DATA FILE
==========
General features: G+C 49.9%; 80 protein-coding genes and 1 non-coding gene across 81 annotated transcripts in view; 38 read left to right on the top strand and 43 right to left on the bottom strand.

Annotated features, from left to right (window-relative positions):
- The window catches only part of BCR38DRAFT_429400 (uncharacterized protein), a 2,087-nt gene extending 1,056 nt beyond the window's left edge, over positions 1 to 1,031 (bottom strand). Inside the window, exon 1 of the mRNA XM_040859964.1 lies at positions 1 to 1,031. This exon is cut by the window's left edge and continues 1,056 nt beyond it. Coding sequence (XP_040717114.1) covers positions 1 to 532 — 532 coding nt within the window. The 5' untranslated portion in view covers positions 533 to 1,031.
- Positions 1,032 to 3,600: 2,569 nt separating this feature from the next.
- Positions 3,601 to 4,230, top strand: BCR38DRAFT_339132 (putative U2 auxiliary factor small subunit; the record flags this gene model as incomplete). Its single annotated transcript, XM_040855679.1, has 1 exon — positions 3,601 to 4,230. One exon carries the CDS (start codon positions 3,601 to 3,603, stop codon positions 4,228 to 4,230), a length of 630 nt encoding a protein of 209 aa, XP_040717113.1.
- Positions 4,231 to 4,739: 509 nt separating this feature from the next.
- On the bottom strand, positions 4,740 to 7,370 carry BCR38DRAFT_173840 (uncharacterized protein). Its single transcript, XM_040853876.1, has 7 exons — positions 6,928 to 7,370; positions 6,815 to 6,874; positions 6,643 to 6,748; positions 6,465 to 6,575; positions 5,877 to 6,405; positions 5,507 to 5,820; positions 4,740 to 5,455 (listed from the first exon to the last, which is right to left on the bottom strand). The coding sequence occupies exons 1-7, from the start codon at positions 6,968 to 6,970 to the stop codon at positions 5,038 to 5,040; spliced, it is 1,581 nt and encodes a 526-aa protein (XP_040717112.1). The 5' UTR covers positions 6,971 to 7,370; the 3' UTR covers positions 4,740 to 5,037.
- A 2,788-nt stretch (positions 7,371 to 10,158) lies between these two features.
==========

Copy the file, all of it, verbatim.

General features: G+C 49.9%; 80 protein-coding genes and 1 non-coding gene across 81 annotated transcripts in view; 38 read left to right on the top strand and 43 right to left on the bottom strand.

Annotated features, from left to right (window-relative positions):
- The window catches only part of BCR38DRAFT_429400 (uncharacterized protein), a 2,087-nt gene extending 1,056 nt beyond the window's left edge, over positions 1 to 1,031 (bottom strand). Inside the window, exon 1 of the mRNA XM_040859964.1 lies at positions 1 to 1,031. This exon is cut by the window's left edge and continues 1,056 nt beyond it. Coding sequence (XP_040717114.1) covers positions 1 to 532 — 532 coding nt within the window. The 5' untranslated portion in view covers positions 533 to 1,031.
- Positions 1,032 to 3,600: 2,569 nt separating this feature from the next.
- Positions 3,601 to 4,230, top strand: BCR38DRAFT_339132 (putative U2 auxiliary factor small subunit; the record flags this gene model as incomplete). Its single annotated transcript, XM_040855679.1, has 1 exon — positions 3,601 to 4,230. One exon carries the CDS (start codon positions 3,601 to 3,603, stop codon positions 4,228 to 4,230), a length of 630 nt encoding a protein of 209 aa, XP_040717113.1.
- Positions 4,231 to 4,739: 509 nt separating this feature from the next.
- On the bottom strand, positions 4,740 to 7,370 carry BCR38DRAFT_173840 (uncharacterized protein). Its single transcript, XM_040853876.1, has 7 exons — positions 6,928 to 7,370; positions 6,815 to 6,874; positions 6,643 to 6,748; positions 6,465 to 6,575; positions 5,877 to 6,405; positions 5,507 to 5,820; positions 4,740 to 5,455 (listed from the first exon to the last, which is right to left on the bottom strand). The coding sequence occupies exons 1-7, from the start codon at positions 6,968 to 6,970 to the stop codon at positions 5,038 to 5,040; spliced, it is 1,581 nt and encodes a 526-aa protein (XP_040717112.1). The 5' UTR covers positions 6,971 to 7,370; the 3' UTR covers positions 4,740 to 5,037.
- A 2,788-nt stretch (positions 7,371 to 10,158) lies between these two features.